But if one of those elements is an IFRAME – that won’t work. IFRAMEs contain other pages and their events a contained within their content and don’t bubble up. Luckily there’s a way. Take a look this snippet of jQuery code:

$('IFRAME').on('load', function () {
   $(this).contents().on('click', function () {
      alert('Click Detected!');
   })
})

It attaches handler to IFRAME’s content’s onclick event, but only after IFRAME has already been loaded. Place this code in parent page that contains IFRAMEs and it will work universally across all browsers to detect when IFRAME was clicked.

NOTE: As usual in these scenarios, this works only if parent page and children pages comply with Same Origin Policy.

Developing first Pebble.js app

    

Pebble Smartwatch has offered SDK to develop watchfaces and watchapps in C language for a while now. But most recently they tried something different: Pebble.JS a project that lets you code for Pebble in JavaScript. Unlike native app – JS code runs on your phone, so it’s not as fast, and Bluetooth communication required to display any data, but there’re numerous advantages as well.

To test it I decided to write a simple app that would use basic, but important features of Pebble.JS: displaying of information card (a la Pebble notifcation), using menu and executing an AJAX call to bring information from the Net.

Enter AutoInsult for Pebble – application that is based on autoinsult.com – it generates a random insult based on style you selected.
Continue reading →

Infragistics WebDataMenu: Manual postback from client-side Click event

There’s a a few possible scenarios when you need to manually to initiate server-side Click event of Infragistics WebDataMenu control. For example in client side click event you do some verification/user confirmation and upon positive confirmation (e.g. user clicks YES) – server-side Click event should kick in.

In a normal flow of event you can use set_cancel(bool) method to allow/disallow natural menu postback e.g.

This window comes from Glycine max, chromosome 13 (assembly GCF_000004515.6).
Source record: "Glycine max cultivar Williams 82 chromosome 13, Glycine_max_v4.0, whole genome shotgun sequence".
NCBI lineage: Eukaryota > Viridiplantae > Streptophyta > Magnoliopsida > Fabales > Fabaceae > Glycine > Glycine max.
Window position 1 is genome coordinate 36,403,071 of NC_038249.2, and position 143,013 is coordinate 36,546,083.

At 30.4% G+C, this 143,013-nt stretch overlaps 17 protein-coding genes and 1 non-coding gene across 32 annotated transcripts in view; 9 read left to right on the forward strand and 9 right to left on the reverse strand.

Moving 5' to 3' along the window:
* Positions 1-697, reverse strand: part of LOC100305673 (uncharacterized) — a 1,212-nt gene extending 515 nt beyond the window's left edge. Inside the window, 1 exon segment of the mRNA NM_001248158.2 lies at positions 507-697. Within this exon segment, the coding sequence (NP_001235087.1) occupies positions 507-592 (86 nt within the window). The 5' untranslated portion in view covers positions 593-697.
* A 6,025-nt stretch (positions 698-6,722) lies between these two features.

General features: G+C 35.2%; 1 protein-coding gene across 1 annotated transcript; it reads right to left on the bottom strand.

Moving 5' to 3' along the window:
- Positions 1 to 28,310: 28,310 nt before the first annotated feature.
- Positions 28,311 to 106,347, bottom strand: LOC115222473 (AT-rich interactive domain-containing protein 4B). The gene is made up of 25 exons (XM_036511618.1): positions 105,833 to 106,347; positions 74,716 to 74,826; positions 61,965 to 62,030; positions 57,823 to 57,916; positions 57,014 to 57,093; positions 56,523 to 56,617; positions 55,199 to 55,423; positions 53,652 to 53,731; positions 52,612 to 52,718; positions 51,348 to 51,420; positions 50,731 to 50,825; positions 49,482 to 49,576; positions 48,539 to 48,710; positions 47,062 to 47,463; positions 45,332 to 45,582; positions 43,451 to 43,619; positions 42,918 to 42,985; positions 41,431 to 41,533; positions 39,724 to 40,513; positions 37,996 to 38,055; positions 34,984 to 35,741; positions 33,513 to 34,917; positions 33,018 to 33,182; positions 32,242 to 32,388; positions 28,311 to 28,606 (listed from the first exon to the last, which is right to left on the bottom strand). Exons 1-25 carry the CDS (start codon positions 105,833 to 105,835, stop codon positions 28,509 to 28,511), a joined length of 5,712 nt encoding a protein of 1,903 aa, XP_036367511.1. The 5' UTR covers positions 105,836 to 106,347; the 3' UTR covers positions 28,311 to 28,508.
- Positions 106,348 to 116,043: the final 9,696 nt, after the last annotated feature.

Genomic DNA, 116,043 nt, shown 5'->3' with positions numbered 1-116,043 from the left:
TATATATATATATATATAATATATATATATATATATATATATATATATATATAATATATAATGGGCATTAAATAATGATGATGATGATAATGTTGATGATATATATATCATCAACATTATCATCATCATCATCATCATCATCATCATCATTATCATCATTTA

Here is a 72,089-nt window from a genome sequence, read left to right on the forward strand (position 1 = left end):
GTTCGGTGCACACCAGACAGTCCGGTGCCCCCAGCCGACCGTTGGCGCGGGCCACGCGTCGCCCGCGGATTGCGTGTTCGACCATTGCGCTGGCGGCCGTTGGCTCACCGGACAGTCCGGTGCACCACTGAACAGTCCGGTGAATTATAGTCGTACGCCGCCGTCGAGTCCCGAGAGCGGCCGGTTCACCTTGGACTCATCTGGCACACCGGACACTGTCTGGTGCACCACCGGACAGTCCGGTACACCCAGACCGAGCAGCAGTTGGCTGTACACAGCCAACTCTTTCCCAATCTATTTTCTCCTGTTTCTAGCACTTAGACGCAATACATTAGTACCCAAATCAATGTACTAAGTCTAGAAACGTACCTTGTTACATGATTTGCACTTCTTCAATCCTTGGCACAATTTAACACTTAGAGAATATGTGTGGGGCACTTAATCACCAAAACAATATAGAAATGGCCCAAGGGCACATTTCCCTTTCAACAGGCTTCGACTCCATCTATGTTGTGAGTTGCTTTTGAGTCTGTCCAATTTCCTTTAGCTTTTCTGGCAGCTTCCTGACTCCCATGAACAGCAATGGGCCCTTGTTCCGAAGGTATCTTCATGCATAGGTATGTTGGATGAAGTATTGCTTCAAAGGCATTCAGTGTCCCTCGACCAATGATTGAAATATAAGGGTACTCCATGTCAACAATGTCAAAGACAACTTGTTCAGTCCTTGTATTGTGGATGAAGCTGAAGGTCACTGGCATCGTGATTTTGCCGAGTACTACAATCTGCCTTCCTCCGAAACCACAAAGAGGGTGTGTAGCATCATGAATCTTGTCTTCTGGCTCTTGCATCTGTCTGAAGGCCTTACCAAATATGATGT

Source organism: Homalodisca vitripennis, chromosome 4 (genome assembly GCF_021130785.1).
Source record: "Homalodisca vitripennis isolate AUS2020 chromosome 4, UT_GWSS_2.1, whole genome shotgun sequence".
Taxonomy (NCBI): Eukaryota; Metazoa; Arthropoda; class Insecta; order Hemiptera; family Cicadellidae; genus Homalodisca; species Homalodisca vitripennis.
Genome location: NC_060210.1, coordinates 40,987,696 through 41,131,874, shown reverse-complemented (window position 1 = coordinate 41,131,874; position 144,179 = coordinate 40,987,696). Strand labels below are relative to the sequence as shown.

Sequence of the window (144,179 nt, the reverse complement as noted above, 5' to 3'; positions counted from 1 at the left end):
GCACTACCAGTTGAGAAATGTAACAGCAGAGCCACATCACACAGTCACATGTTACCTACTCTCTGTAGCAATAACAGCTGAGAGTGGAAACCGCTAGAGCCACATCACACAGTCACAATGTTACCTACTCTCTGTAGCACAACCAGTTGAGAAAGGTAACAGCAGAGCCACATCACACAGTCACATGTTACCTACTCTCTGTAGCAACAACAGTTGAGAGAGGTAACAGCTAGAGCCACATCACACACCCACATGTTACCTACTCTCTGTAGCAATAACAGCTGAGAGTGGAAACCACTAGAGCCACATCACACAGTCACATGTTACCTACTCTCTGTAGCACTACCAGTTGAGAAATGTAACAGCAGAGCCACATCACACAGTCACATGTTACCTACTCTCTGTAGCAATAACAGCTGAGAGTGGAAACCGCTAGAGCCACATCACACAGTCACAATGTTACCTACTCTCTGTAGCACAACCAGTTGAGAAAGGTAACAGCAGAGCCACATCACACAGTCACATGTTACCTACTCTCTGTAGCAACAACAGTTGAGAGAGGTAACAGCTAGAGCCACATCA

function Menu_ItemClick(sender, eventArgs) {

   if (confirm('Are you sure?'))
       eventArgs.set_cancel(false)
   else
       eventArgs.set_cancel(true)

}

This works because this dialog stops code execution waiting for the user input. But what if you use something like jQueryUI dialog that relies on callback functions to get user feedback? In this case execution of the code continues immediately so you have to cancel postback right away and instead in the callback of the dialog initiate manual postback e.g

function Menu_ItemClick(sender, eventArgs) {

   $("#dialog").dialog({
      resizable: false,
      height:140,
      modal: true,
      buttons: {
        "Yes": function() {
          $(this).dialog("close");
          __doPostBack(sender.get_id(), 'ItemClick' + eventArgs._getPostArgs());
        },
        "No": function() {
          $(this).dialog("close");
        }
      }
   });  

   eventArgs.set_cancel(true)

}

The example above initiates modal confirmation jQuery UI dialog and immediately cancels menu postback (Line 18). Later if user clicks “Yes” button – dialog is closed and manual menu postback is initiated (Line 10) – it passes menu ID and correct postback argruments which result in server-side Click event of menu control. If user clicks “No” – dialog is closed and nothing else happens.